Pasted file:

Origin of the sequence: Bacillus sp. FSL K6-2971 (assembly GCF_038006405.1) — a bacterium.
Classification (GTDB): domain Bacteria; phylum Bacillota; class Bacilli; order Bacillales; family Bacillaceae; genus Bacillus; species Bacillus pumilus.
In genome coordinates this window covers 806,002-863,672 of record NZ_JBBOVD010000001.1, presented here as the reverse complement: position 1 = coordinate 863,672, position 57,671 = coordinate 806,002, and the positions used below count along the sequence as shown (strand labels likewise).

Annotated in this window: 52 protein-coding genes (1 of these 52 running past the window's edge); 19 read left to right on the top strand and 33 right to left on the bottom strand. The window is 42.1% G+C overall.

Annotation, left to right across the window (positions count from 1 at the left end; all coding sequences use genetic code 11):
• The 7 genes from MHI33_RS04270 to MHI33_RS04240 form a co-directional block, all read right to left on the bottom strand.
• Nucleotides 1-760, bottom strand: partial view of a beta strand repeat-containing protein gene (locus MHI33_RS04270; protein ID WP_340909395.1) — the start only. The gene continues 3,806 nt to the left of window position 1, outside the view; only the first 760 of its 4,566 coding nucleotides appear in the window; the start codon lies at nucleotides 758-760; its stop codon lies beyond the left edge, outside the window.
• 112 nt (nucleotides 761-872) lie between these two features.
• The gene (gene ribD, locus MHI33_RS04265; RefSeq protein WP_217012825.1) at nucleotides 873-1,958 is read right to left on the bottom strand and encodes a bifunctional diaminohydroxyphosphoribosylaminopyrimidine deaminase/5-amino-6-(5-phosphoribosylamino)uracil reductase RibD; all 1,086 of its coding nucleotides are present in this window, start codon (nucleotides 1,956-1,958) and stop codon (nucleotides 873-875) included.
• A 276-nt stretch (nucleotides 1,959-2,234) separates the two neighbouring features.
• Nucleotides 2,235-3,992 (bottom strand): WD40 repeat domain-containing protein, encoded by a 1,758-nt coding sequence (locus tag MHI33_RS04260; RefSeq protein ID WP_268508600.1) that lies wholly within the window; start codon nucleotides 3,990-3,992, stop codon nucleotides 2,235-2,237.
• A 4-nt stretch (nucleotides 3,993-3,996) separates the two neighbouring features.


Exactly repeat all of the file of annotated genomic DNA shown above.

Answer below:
Origin of the sequence: Bacillus sp. FSL K6-2971 (assembly GCF_038006405.1) — a bacterium.
Classification (GTDB): domain Bacteria; phylum Bacillota; class Bacilli; order Bacillales; family Bacillaceae; genus Bacillus; species Bacillus pumilus.
In genome coordinates this window covers 806,002-863,672 of record NZ_JBBOVD010000001.1, presented here as the reverse complement: position 1 = coordinate 863,672, position 57,671 = coordinate 806,002, and the positions used below count along the sequence as shown (strand labels likewise).

Annotated in this window: 52 protein-coding genes (1 of these 52 running past the window's edge); 19 read left to right on the top strand and 33 right to left on the bottom strand. The window is 42.1% G+C overall.

Annotation, left to right across the window (positions count from 1 at the left end; all coding sequences use genetic code 11):
• The 7 genes from MHI33_RS04270 to MHI33_RS04240 form a co-directional block, all read right to left on the bottom strand.
• Nucleotides 1-760, bottom strand: partial view of a beta strand repeat-containing protein gene (locus MHI33_RS04270; protein ID WP_340909395.1) — the start only. The gene continues 3,806 nt to the left of window position 1, outside the view; only the first 760 of its 4,566 coding nucleotides appear in the window; the start codon lies at nucleotides 758-760; its stop codon lies beyond the left edge, outside the window.
• 112 nt (nucleotides 761-872) lie between these two features.
• The gene (gene ribD, locus MHI33_RS04265; RefSeq protein WP_217012825.1) at nucleotides 873-1,958 is read right to left on the bottom strand and encodes a bifunctional diaminohydroxyphosphoribosylaminopyrimidine deaminase/5-amino-6-(5-phosphoribosylamino)uracil reductase RibD; all 1,086 of its coding nucleotides are present in this window, start codon (nucleotides 1,956-1,958) and stop codon (nucleotides 873-875) included.
• A 276-nt stretch (nucleotides 1,959-2,234) separates the two neighbouring features.
• Nucleotides 2,235-3,992 (bottom strand): WD40 repeat domain-containing protein, encoded by a 1,758-nt coding sequence (locus tag MHI33_RS04260; RefSeq protein ID WP_268508600.1) that lies wholly within the window; start codon nucleotides 3,990-3,992, stop codon nucleotides 2,235-2,237.
• A 4-nt stretch (nucleotides 3,993-3,996) separates the two neighbouring features.